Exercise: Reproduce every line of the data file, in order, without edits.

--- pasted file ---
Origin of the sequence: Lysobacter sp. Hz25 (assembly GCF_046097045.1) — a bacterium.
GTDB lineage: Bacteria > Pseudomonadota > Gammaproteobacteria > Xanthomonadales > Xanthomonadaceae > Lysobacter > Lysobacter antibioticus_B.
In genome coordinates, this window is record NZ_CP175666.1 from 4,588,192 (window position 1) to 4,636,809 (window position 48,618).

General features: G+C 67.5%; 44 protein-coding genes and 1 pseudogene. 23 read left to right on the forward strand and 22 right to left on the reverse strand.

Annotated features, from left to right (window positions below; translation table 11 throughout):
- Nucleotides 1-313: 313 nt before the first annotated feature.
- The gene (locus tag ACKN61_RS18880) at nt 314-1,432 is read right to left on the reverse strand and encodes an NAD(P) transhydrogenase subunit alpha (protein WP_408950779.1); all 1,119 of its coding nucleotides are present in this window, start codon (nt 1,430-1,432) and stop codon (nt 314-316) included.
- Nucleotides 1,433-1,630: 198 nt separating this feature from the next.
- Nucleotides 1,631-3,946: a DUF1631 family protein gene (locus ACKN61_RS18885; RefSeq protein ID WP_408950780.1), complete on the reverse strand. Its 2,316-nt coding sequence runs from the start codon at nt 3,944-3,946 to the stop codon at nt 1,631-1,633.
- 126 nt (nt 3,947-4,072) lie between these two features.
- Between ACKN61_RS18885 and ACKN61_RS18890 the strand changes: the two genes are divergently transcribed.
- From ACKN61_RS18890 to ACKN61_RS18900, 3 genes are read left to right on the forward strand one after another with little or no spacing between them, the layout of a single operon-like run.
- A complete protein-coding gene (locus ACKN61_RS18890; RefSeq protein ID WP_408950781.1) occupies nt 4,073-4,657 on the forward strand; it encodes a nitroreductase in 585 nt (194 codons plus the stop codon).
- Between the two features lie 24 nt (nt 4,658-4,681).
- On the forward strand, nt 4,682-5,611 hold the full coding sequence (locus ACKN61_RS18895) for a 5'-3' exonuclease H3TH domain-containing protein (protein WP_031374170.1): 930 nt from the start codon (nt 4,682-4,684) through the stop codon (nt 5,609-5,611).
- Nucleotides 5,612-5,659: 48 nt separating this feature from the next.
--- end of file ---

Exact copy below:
Origin of the sequence: Lysobacter sp. Hz25 (assembly GCF_046097045.1) — a bacterium.
GTDB lineage: Bacteria > Pseudomonadota > Gammaproteobacteria > Xanthomonadales > Xanthomonadaceae > Lysobacter > Lysobacter antibioticus_B.
In genome coordinates, this window is record NZ_CP175666.1 from 4,588,192 (window position 1) to 4,636,809 (window position 48,618).

General features: G+C 67.5%; 44 protein-coding genes and 1 pseudogene. 23 read left to right on the forward strand and 22 right to left on the reverse strand.

Annotated features, from left to right (window positions below; translation table 11 throughout):
- Nucleotides 1-313: 313 nt before the first annotated feature.
- The gene (locus tag ACKN61_RS18880) at nt 314-1,432 is read right to left on the reverse strand and encodes an NAD(P) transhydrogenase subunit alpha (protein WP_408950779.1); all 1,119 of its coding nucleotides are present in this window, start codon (nt 1,430-1,432) and stop codon (nt 314-316) included.
- Nucleotides 1,433-1,630: 198 nt separating this feature from the next.
- Nucleotides 1,631-3,946: a DUF1631 family protein gene (locus ACKN61_RS18885; RefSeq protein ID WP_408950780.1), complete on the reverse strand. Its 2,316-nt coding sequence runs from the start codon at nt 3,944-3,946 to the stop codon at nt 1,631-1,633.
- 126 nt (nt 3,947-4,072) lie between these two features.
- Between ACKN61_RS18885 and ACKN61_RS18890 the strand changes: the two genes are divergently transcribed.
- From ACKN61_RS18890 to ACKN61_RS18900, 3 genes are read left to right on the forward strand one after another with little or no spacing between them, the layout of a single operon-like run.
- A complete protein-coding gene (locus ACKN61_RS18890; RefSeq protein ID WP_408950781.1) occupies nt 4,073-4,657 on the forward strand; it encodes a nitroreductase in 585 nt (194 codons plus the stop codon).
- Between the two features lie 24 nt (nt 4,658-4,681).
- On the forward strand, nt 4,682-5,611 hold the full coding sequence (locus ACKN61_RS18895) for a 5'-3' exonuclease H3TH domain-containing protein (protein WP_031374170.1): 930 nt from the start codon (nt 4,682-4,684) through the stop codon (nt 5,609-5,611).
- Nucleotides 5,612-5,659: 48 nt separating this feature from the next.